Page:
Ducey called to congratulate Hobbs the day after The Associated Press and other news outlets announced the race, but he had not made a public statement about the result before Wednesday.
Ducey was co-chair of the Republican Governors Association, which spent more than $10 million on television commercials attacking Hobbs, but he was not an enthusiastic supporter of Lake. He backed their rival in the GOP primary, and while he backed the entire GOP general election ticket, he didn’t fight with Lake.
Hobbs, currently Secretary of State, has formed a transition team to review potential associates and prepare for her to become the first Democrat to hold the state’s top office since Janet Napolitano resigned as US Secretary of Homeland Security after the 2008 election.
The Ducey-Hobbs meeting came a day after the Republican National Committee and GOP nominee for Arizona Attorney General Abraham Hamadeh filed an election challenge in his race set for an automatic recount, with Hamadeh winning by 510 votes stays behind.
This challenge, filed in Maricopa County Superior Court, alleges that a variety of issues affected the outcome of the extremely close race. It states that some ballots were counted when they should not have been counted, while others were rejected when they should have been counted. It is alleged that poll workers made mistakes in duplicating ballots that could not be read by electronic tabs and in determining voter intent when the ballots were ambiguous.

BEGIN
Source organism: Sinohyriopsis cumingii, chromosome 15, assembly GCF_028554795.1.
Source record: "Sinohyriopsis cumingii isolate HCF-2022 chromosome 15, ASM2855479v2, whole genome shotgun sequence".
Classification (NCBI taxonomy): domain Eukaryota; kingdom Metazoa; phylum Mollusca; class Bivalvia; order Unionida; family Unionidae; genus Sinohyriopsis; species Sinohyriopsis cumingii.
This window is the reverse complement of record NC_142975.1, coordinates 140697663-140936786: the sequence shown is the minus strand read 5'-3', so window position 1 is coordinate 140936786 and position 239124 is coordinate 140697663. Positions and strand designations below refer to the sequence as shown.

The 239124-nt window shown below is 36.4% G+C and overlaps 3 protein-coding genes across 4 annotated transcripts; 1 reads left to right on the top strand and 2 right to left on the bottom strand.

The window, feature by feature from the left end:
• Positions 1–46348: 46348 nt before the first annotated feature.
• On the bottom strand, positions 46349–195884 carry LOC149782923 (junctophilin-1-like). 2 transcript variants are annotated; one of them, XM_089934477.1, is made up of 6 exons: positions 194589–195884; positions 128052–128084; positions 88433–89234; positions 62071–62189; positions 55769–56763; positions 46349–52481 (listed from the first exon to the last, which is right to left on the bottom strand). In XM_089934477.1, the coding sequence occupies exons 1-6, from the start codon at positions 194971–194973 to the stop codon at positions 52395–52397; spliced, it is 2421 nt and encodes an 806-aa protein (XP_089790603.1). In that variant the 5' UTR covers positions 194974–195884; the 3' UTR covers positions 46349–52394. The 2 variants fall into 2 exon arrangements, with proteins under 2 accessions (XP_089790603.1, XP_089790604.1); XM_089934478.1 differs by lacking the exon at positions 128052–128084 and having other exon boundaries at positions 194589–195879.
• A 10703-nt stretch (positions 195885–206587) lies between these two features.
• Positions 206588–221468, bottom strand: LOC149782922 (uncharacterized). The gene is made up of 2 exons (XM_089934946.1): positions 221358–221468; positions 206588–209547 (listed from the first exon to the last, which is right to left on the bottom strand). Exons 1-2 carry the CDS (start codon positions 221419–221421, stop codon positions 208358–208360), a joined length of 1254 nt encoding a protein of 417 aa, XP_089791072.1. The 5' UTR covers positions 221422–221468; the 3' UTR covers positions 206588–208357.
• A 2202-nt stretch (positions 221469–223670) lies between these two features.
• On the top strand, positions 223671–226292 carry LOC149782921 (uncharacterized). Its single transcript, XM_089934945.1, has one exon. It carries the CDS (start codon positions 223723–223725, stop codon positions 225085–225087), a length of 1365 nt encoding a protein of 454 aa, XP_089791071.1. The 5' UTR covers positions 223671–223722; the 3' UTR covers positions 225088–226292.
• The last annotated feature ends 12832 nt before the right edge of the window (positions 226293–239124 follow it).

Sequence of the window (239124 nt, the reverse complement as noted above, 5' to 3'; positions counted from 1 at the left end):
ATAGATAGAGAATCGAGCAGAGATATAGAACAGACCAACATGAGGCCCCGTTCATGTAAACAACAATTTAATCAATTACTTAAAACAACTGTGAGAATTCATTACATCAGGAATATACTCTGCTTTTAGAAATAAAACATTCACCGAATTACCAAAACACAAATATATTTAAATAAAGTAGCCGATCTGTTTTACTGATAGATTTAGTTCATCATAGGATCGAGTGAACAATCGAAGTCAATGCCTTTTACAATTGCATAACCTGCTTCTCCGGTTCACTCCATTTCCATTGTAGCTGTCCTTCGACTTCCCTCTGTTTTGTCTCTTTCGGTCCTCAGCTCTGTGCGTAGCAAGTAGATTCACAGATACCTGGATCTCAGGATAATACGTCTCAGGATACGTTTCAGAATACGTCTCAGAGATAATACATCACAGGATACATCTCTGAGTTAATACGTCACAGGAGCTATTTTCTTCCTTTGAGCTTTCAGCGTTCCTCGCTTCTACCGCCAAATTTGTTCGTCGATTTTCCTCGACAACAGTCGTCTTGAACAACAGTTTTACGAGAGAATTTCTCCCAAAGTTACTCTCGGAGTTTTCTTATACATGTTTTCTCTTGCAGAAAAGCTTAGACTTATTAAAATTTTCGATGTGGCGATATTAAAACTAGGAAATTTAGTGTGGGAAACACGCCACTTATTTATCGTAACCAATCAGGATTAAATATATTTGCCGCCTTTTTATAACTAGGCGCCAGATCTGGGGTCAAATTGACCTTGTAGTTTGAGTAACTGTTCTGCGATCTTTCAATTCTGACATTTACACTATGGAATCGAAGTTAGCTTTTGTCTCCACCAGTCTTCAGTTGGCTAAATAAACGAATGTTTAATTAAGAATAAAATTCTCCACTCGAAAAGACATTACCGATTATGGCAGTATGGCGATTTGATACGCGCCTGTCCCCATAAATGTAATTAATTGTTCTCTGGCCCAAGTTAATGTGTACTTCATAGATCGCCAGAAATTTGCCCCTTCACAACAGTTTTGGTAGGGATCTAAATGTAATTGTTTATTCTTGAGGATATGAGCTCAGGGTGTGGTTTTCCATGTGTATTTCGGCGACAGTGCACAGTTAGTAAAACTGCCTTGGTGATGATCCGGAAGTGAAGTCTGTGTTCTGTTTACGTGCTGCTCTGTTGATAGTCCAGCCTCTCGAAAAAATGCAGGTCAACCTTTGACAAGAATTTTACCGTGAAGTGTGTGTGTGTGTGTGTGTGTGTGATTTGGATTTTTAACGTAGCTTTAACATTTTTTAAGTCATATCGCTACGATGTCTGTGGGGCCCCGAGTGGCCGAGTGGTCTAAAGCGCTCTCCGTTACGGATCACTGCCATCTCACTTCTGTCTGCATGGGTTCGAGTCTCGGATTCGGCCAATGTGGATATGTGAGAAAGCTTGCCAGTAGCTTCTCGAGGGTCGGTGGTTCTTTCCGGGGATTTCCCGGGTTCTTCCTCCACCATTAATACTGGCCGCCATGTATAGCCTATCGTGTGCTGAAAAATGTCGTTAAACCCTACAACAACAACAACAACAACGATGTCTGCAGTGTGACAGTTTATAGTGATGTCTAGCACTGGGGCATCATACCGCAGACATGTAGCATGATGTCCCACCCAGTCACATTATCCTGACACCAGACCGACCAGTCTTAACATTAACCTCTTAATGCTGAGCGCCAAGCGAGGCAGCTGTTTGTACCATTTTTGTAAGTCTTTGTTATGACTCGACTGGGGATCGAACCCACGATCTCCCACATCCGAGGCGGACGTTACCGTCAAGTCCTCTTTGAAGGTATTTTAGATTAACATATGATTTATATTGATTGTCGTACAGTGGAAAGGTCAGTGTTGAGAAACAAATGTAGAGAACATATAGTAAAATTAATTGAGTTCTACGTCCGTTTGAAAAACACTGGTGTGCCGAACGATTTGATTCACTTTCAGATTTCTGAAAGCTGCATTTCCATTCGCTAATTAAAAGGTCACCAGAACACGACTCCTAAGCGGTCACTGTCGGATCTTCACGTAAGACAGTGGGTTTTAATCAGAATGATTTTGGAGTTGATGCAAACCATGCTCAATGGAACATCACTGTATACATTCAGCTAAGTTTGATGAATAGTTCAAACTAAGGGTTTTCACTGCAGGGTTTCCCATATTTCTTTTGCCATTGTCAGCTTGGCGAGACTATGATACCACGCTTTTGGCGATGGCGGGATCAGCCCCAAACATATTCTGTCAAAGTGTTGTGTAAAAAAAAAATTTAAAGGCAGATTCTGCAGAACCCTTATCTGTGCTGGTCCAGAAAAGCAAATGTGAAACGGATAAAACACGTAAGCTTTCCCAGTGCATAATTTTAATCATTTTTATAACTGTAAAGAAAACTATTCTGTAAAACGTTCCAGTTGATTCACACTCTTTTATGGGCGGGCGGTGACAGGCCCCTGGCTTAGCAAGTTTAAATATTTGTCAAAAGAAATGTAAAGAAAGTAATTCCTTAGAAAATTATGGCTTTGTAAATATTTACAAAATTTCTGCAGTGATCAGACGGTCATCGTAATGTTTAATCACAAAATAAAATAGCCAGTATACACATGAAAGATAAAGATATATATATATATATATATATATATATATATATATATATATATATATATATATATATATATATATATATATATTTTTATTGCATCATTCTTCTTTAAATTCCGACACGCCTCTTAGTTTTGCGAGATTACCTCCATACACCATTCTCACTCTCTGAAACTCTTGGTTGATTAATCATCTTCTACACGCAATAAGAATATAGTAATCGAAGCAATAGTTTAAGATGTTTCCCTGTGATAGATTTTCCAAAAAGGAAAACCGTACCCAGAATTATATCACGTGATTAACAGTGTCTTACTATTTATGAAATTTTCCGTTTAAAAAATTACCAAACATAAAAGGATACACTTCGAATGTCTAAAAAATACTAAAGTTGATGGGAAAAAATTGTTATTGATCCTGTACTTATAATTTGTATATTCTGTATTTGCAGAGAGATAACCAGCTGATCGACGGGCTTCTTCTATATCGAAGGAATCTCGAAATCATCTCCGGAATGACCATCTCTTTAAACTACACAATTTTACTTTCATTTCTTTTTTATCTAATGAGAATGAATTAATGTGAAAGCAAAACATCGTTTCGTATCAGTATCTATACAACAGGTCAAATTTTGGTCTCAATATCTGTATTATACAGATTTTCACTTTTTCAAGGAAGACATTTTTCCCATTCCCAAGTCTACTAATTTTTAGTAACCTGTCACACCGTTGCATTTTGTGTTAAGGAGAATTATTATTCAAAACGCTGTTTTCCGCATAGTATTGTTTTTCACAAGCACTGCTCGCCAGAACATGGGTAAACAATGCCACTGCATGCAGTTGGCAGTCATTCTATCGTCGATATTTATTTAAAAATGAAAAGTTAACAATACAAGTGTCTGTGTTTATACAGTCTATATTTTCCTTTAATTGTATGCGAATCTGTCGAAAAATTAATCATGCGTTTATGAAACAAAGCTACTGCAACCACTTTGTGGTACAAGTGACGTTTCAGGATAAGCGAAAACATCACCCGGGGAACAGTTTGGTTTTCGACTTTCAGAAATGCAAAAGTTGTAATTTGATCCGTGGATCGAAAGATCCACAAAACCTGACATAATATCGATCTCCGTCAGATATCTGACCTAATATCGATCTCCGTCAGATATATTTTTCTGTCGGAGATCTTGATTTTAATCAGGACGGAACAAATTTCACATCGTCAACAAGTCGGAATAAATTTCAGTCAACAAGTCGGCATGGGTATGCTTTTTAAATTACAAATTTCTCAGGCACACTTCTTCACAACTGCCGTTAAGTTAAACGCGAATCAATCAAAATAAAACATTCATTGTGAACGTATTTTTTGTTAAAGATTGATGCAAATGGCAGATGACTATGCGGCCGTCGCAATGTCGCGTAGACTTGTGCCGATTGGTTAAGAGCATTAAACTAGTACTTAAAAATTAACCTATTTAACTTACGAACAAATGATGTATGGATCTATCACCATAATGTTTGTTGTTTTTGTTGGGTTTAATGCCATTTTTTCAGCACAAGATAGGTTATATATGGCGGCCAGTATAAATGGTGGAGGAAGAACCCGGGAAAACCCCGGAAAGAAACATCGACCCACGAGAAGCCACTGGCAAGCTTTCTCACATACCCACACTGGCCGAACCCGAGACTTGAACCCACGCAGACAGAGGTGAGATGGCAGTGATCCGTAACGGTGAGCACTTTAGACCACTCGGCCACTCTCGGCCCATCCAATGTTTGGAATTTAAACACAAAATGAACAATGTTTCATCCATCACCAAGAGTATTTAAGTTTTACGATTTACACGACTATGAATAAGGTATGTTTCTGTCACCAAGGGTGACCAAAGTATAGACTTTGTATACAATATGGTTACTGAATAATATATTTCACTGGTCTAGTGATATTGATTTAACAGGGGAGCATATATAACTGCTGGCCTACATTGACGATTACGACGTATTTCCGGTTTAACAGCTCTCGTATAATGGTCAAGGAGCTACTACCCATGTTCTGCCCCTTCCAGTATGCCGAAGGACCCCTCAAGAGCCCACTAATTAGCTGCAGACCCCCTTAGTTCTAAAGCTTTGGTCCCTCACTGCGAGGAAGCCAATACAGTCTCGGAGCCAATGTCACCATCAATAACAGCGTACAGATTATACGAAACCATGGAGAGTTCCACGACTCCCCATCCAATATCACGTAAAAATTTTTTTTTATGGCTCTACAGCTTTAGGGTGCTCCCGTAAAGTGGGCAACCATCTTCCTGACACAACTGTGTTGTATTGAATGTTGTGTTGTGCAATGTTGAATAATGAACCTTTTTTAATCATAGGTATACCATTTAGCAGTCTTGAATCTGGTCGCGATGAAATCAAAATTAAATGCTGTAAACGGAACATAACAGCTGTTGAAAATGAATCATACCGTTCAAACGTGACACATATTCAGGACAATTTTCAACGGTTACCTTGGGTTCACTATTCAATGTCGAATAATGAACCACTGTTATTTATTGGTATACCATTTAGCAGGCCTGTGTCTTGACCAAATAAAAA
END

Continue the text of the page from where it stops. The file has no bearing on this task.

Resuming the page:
The lawsuit also alleges that some voters in Maricopa County were denied the opportunity to vote because of a widespread problem at some voting centers in which printers produced ballots with markings that were too light to be read by local tabulators . Some voters who experienced problems walked out without voting and didn’t check out with poll workers, leaving them unable to vote elsewhere because the county’s computer system shows them as voting.
The lawsuit states that Hamadeh and the RNC “do not allege fraud, manipulation or other intentional misconduct that would call into question the results of the November 8, 2022 general election.”
“Arizona voters are demanding answers and deserve transparency about the gross incompetence and mismanagement of the general election by certain election officials,” Hamadeh said in a statement.
Democrat Kris Mayes will ask a judge to dismiss Hamadeh’s lawsuit, Maye’s attorney Dan Barr said.
“Abe Hamadeh’s complaint is entirely without fact,” Barr said in a statement. “It is not plausibly claimed that errors in the administration of the election actually occurred, and if they had, that they would have altered the outcome.”